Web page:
Slash in funds for Yucca toxic dump
President Obama is taking the first step toward blocking a nuclear waste dump at Nevada’s Yucca Mountain by slashing money for the program in his first budget, according to congressional sources.
Obama’s budget, which is expected to be announced today, will eliminate nearly all funding for the Yucca project with the exception of money needed for license applications submitted last year to the Nuclear Regulatory Commission, said sources who asked not to be identified because the document has not been made public.
“The Yucca Mountain program will be scaled back to those costs necessary to answer inquiries from the Nuclear Regulatory Commission while the administration devises a new strategy toward nuclear-waste disposal,” the Energy Department will say as part of the budget document, the sources said.
Senate Majority Leader Harry Reid of Nevada, who has fought the Yucca dump for years, said Obama’s decision to cut funding “represents our most significant victory to date in our battle to protect Nevada from becoming the country’s toxic wasteland.”
The site at Yucca Mountain, 90 miles northwest of Las Vegas, has been under consideration for a quarter of a century, although Nevada officials have argued that the volcanic ridgeline is not the most suitable place to store 70,000 tons of reactor waste from commercial power plants.
During his presidential campaign, Obama said Yucca Mountain had not been shown to be the best site based on the science, and he promised to review the project.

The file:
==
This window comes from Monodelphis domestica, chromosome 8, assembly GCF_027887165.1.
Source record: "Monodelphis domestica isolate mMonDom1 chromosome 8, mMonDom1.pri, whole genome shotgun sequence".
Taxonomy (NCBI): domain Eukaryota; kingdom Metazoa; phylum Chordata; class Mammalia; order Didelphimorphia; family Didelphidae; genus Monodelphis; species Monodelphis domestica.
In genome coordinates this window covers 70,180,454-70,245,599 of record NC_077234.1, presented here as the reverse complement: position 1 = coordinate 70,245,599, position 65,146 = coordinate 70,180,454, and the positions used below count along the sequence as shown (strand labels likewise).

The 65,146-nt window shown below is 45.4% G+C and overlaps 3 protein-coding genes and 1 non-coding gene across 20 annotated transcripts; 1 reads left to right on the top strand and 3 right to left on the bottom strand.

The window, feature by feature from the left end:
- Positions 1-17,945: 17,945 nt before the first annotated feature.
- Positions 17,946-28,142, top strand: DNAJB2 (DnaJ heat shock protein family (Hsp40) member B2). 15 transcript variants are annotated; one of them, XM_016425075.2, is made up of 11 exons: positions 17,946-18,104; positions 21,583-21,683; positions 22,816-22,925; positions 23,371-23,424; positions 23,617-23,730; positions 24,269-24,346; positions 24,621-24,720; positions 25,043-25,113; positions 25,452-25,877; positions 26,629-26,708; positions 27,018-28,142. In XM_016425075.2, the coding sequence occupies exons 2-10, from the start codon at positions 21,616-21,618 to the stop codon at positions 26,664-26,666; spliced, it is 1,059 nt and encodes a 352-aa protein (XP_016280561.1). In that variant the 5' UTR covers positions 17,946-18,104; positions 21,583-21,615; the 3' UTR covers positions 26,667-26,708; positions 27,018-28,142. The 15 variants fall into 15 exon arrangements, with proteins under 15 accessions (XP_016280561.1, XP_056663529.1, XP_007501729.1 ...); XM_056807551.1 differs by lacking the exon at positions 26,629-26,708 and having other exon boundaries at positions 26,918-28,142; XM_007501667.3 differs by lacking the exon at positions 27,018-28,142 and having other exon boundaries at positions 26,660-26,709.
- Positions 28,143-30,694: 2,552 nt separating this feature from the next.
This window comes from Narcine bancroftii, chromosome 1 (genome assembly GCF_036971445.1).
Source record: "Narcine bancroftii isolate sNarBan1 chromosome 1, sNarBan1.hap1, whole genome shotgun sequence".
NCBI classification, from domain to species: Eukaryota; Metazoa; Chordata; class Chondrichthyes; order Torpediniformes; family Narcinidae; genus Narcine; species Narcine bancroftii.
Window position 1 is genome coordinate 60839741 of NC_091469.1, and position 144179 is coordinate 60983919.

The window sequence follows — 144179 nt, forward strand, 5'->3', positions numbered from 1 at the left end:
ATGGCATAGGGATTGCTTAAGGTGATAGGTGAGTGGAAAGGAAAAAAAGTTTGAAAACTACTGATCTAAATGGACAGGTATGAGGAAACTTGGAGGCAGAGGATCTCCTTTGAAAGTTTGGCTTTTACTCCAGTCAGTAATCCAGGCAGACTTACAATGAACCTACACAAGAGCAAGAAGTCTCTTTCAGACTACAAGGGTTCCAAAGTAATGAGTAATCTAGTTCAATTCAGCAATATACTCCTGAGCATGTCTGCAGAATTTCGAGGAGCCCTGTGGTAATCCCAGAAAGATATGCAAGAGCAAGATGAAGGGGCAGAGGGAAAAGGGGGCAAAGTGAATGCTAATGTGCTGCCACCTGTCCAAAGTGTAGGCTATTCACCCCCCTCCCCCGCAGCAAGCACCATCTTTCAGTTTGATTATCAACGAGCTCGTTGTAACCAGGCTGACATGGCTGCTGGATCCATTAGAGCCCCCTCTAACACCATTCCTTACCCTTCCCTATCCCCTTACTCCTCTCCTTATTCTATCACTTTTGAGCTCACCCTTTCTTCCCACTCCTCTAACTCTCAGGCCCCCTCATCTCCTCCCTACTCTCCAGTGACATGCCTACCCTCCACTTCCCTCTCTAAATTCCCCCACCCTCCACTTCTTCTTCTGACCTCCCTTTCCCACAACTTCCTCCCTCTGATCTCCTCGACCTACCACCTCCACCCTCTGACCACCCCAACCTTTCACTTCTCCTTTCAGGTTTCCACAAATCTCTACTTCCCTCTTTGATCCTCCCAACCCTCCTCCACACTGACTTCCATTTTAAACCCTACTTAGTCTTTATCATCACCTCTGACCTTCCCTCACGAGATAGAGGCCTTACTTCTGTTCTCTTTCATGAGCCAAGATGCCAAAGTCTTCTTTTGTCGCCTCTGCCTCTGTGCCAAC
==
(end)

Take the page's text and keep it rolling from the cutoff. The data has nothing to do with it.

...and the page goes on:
This week, House and Senate Democrats cut Yucca Mountain funding for the remainder of this fiscal year to $288 million, the lowest in recent years.
Obama is not expected to provide a specific funding level in his budget, which instead will provide a general outline of spending for the 2010 fiscal year that begins Oct. 1.
By cutting the waste program, Reid said in a statement, Obama has taken “a critical first step toward fulfilling his promise to end the Yucca Mountain project. . . . President Obama recognizes that the proposed dump threatens the health and safety of Nevadans and millions of Americans.”
Obama is expected to establish a commission to examine alternatives to Yucca Mountain, even as the Nuclear Regulatory Commission continues to consider the license application for the waste repository submitted by the Bush administration last year.
Energy Secretary Steven Chu has said he has no plans to withdraw the license application, a move that could draw lawsuits from the nuclear industry.
The NRC has up to four years to review the application. The Bush administration had hoped to have the Yucca dump available for waste shipments in 2020.
In a report to Congress in December, the Bush administration dismissed suggestions that reactor waste be kept at temporary storage sites at government facilities, an option Obama has suggested. To keep waste in temporary storage, Congress would have to change the 1982 nuclear waste law that cited Yucca Mountain as the only future waste repository.
Spent reactor fuel is kept in pools and in concrete enclosures at reactor sites.
The government has estimated the Yucca Mountain project’s total costs at $96.2 billion. About $13.5 billion already has been spent.